SA withdraws ambassador to Israel following Gaza Strip attack
Violent clashes on border coincide with opening of US embassy in Jerusalem
South Africa has withdrawn its ambassador to Israel following an attack in the Gaza Strip in which more than 40 civilians were killed.
“[South Africa] condemns in the strongest terms possible the latest act of violent aggression by Israeli armed forces along the Gaza border‚ which has led to the deaths of over 40 civilians‚” the Department of International Relations and Cooperation said Monday night.
It said the victims were taking part in a peaceful protest against the inauguration of the US embassy in Jerusalem.
“Given the indiscriminate and grave manner of the latest Israeli attack‚ the South African government has [decided] to recall Ambassador Sisa Ngombane with immediate effect until further notice.”
The department said it believed the Israeli Defence Force should “withdraw from the Gaza Strip and bring to an end the violent and destructive incursions into Palestinian territories”.
Monday's attack was the highest Palestinian death toll in a single day since a series of protests dubbed the “Great March of Return” began at the border with Israel on March 30, and since the 2014 Gaza war.
The health officials said 900 Palestinians were wounded, about 450 of them by bullets.
Tens of thousands streamed to the coastal enclave’s land border yesterday, some approaching the Israeli fence – a line Israeli leaders said Palestinians would not be allowed to breach.
Clouds of black smoke from tyres set alight by demonstrators rose in the air.
Demonstrators, some armed with slingshots, hurled stones at the Israeli security forces, who fired volleys of teargas and intense rounds of gunfire.
“Today is the big day when we will cross the fence and tell Israel and the world we will not accept being occupied forever,” Gaza science teacher Ali, who declined to give his last name, said.
“Many may get martyred today, so many, but the world will hear our message. Occupation must end,” he said.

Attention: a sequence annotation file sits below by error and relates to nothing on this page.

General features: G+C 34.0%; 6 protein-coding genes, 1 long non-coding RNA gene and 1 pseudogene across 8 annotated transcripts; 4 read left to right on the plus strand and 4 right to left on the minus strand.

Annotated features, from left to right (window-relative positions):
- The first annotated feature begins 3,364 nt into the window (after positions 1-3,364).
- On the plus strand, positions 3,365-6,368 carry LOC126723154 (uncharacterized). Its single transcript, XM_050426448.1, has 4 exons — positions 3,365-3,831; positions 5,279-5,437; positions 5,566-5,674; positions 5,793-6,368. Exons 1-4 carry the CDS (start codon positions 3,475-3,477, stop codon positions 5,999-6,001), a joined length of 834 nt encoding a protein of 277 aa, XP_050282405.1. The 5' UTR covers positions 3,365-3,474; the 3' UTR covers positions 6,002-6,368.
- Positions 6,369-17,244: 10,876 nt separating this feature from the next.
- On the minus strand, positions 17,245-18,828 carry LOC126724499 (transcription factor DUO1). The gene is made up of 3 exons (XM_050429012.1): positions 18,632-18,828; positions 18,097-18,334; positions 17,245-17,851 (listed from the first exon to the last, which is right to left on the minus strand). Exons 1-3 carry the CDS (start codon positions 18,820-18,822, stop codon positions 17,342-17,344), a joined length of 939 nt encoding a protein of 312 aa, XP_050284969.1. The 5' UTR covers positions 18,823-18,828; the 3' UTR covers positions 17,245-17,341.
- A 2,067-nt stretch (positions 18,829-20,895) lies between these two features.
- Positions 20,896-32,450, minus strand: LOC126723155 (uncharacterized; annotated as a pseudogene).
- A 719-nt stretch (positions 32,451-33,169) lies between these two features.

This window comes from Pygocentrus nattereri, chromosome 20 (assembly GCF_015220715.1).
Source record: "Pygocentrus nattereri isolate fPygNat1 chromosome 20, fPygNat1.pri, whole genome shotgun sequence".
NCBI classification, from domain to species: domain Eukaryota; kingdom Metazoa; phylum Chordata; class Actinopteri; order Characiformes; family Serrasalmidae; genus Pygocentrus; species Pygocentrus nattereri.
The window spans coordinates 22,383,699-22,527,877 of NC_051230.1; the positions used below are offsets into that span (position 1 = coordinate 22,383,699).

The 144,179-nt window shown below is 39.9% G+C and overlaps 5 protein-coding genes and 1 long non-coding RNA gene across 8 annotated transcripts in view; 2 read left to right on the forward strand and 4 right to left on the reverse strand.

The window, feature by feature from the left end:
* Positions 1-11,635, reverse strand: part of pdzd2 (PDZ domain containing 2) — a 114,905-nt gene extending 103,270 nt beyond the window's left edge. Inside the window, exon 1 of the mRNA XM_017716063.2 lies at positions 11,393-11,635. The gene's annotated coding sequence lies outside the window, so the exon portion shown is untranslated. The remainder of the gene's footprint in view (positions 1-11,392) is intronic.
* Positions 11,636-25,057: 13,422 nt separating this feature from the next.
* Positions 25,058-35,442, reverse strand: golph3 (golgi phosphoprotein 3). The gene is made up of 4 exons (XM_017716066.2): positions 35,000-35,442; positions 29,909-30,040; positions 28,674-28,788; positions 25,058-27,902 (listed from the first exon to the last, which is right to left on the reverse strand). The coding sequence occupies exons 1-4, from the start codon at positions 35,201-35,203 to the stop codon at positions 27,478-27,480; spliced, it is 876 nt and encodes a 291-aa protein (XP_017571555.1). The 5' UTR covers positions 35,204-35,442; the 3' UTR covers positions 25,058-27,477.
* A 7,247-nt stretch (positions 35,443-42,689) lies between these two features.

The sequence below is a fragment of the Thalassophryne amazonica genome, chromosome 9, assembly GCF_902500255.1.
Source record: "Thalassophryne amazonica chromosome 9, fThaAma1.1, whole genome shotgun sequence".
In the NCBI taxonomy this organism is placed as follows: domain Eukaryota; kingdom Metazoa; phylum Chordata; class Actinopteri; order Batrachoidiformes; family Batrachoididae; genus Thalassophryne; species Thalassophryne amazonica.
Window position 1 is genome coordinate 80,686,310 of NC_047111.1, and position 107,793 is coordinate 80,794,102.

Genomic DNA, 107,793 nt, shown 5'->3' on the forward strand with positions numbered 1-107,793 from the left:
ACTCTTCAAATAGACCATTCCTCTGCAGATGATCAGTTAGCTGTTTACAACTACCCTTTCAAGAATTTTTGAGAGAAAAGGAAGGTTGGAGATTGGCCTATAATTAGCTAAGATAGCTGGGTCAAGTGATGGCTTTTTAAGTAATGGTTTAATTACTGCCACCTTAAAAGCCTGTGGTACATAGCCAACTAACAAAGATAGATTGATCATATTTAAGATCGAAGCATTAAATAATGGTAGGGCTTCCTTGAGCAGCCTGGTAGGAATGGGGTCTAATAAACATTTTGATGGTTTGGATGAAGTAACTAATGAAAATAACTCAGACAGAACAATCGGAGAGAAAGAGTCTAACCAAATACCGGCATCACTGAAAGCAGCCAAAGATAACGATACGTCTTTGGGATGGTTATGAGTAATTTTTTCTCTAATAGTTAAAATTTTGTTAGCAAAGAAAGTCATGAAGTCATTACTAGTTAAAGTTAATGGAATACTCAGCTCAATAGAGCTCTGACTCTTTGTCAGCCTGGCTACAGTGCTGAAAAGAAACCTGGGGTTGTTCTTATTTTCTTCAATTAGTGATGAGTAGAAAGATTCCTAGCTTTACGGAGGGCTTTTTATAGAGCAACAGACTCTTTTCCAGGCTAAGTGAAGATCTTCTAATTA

Israeli leaders and a US delegation including Treasury Secretary Steven Mnuchin and President Donald Trump’s daughter and sonin-law, Ivanka Trump and Jared Kushner, were due to attend the opening of the embassy, moved from Tel Aviv to Jerusalem in a controversial decision.
“A great day for Israel,” the US president, who stoked Arab anger by recognising disputed Jerusalem as Israel’s capital in December, said in a tweet.
Prime Minister Benjamin Netanyahu, in lockstep with Trump over fulfilling a long-standing US promise to move the embassy to the holy city and over Washington’s withdrawal from the Iran nuclear deal last week, echoed the sentiment.
“What a moving day for the people of Israel and the State of Israel,” Netanyahu said.
The Palestinians, who seek their own future state with its capital in East Jerusalem, have been outraged by Trump’s shift from previous administrations’ preference for keeping the US Embassy in Tel Aviv pending progress in peace efforts.
The 41 Palestinian dead yesterday included a 14-year-old boy, a medic and a man in a wheelchair who had been pictured on social media using a slingshot.
The Israeli military identified three of those killed as armed militants whom it said tried to place explosives near the fence in the southern Gaza Strip.
The latest casualties raised the Palestinian death toll to 86 since the protests started six weeks ago. No Israeli casualties have been reported.
At the protest sites, families sat in the shade of tents nearly 800m from the border fence. Hundreds of protesters ventured to within several hundred metres of the barrier, while others moved even closer, rolling burning tyres and hurling stones.
Some flew flaming kites to try to torch bushes on the other side of the frontier and distract Israeli marksmen. Hundreds of Palestinians were treated for teargas inhalation.
“The IDF [Israel Defence Forces] will act forcefully against any terrorist activity and will operate to prevent attacks against Israelis,” the military said.
The killings have drawn international criticism, but the United States has echoed Israel in accusing Gaza’s ruling Hamas movement of instigating violence, an allegation it denies.
More than two million people are crammed into the narrow strip, which is blockaded by Egypt and Israel.
Palestinian Prime Minister Rami Hamdallah accused the US of blatant violations of international law.
The protests are scheduled to culminate today, the day Palestinians mourn as the “Nakba” or “Catastrophe” when, in 1948, hundreds of thousands of them were driven out of their homes or fled the fighting around Israel’s creation.
“Choosing a tragic day in Palestinian history [to open the Jerusalem embassy] shows great insensibility and disrespect for the core principles of the peace process,” Hamdallah wrote.